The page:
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Chilling victory: Slope local out-slurps competitors to win ice-cream-eating contest in nabe • Brooklyn Paper

Chilling victory: Slope local out-slurps competitors to win ice-cream-eating contest in nabe

They all scream for ice cream!: From left, third-place winner Zeeshan Quadra, second-place winner Patrick Garcia, Fifth Avenue Business Improvement District head Mark Caserta, champion Dan Erdheim, and Sky Ice owner Jonathan Bayer celebrated the success of the Park Slope restaurant’s second-annual ice-cream-eating contest on Saturday.
Photo by Erika Clark

He’s Mr. Ice guy!

A Park Slope man dominated an ice-cream-eating contest that a Fifth Avenue frosty-treat purveyor hosted on Saturday, scarfing down a whole pint in one minute and 41 seconds — a feat of ingestion that even a veteran scoop slurper said
he could not match.

“I’ve eaten ice cream every day for the last 10 years, and I couldn’t do it that fast,” said Jonathan Bayer, the owner of Sky Ice at 63 Fifth Ave, who hosted the competition. “So when I saw that, I was amazed.”

This year’s champion, Dan Erdheim, upset the brief reign of Ditmas Park resident Patrick Garcia, who took home the title last year after edging out a more experienced — and intoxicated — competitive eater, Jo Rose.

Erdheim crushed both men in the second-annual brain-freeze-inducing battle, besting runner-up Garcia’s time of two minutes and 52 seconds by more than one minute — a chilling feat that wowed the contest’s spectators, according to the head honcho of the neighborhood’s business-advocacy group.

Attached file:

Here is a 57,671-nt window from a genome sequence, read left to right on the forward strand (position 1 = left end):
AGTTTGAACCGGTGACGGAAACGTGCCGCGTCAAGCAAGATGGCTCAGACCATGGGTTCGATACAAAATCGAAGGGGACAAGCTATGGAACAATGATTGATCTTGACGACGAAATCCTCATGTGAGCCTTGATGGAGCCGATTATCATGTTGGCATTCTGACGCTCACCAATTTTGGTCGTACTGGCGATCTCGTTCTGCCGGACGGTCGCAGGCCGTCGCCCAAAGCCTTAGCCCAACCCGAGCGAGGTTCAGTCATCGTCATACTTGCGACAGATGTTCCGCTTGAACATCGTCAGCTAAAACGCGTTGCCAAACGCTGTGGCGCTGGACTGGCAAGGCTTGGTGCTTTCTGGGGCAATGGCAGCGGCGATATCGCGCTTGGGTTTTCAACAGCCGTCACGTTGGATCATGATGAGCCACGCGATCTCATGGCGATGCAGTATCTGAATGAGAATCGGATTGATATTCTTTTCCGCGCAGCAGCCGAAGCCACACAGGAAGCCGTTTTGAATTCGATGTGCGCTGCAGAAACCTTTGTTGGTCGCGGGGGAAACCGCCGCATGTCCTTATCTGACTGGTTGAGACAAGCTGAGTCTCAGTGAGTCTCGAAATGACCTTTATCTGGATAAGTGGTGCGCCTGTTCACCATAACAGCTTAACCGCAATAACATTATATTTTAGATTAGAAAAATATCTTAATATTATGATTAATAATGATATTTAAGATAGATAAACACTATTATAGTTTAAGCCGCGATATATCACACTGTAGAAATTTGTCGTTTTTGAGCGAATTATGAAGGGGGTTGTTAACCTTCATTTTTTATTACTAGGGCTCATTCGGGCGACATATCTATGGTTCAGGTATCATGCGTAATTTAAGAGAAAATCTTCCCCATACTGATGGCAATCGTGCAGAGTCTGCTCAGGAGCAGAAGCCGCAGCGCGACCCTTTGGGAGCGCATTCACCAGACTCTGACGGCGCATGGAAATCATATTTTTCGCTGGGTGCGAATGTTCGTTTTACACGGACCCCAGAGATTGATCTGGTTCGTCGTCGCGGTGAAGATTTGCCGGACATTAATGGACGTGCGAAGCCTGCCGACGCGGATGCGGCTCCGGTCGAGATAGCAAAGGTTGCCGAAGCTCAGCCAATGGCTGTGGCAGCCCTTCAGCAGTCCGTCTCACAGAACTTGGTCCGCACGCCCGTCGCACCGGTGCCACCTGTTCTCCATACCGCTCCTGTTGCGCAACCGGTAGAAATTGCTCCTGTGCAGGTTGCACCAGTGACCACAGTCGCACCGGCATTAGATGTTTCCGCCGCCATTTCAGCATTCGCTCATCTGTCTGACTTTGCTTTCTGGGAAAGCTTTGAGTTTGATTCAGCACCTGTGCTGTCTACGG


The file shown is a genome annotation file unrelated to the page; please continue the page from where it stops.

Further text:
“You kind of feel cold for them,” said Mark Caserta, who dressed as an ice-cream cone for the event.

Brain-freeze battle: Hungry athletes slurpsed their way towards victory during the heated cold-weather contest.
Photo by Erika Clark

Erdheim emerged victorious because of his on-the-fly strategy for getting the confection out of its container and into his mouth, according to Bayer, who said that he craftily froze the Thai Tea-flavored cream served to competitors at a lower temperature than the treats he serves in-store, leaving the athletes to struggle with removing it without bending their spoons.

“That’s part of the challenge,” the shopkeeper said. “Getting the ice cream out — and then eating it.”

The winner — who earned the grand prize of a $100 Sky Ice gift certificate — relied on his head as much as his gut to out-slurp his competition, working around the edges of the container instead of plunging his utensil directly into its center, which allowed him to more easily extract chunks of the frozen sweet, Bayer said.

“It was a real-time strategy that he executed,” he said.

And the second cold-weather eating contest drew increased interest among locals and hungry athletes, according to the ice-cream maker, who said he is already looking forward to the next frozen-food face-off.

“It was amazing,” Bayer said. “Everyone had such a wonderful time. We had a bigger crowd than expected and, immediately after it was over, people were talking about next year.”

Spent spoon: A bent spoon was all that remained following the harrowing triumph of man over ice cream.
Sky Ice

Reach reporter Colin Mixson at cmixson@cnglocal.com or by calling (718) 260-4505.

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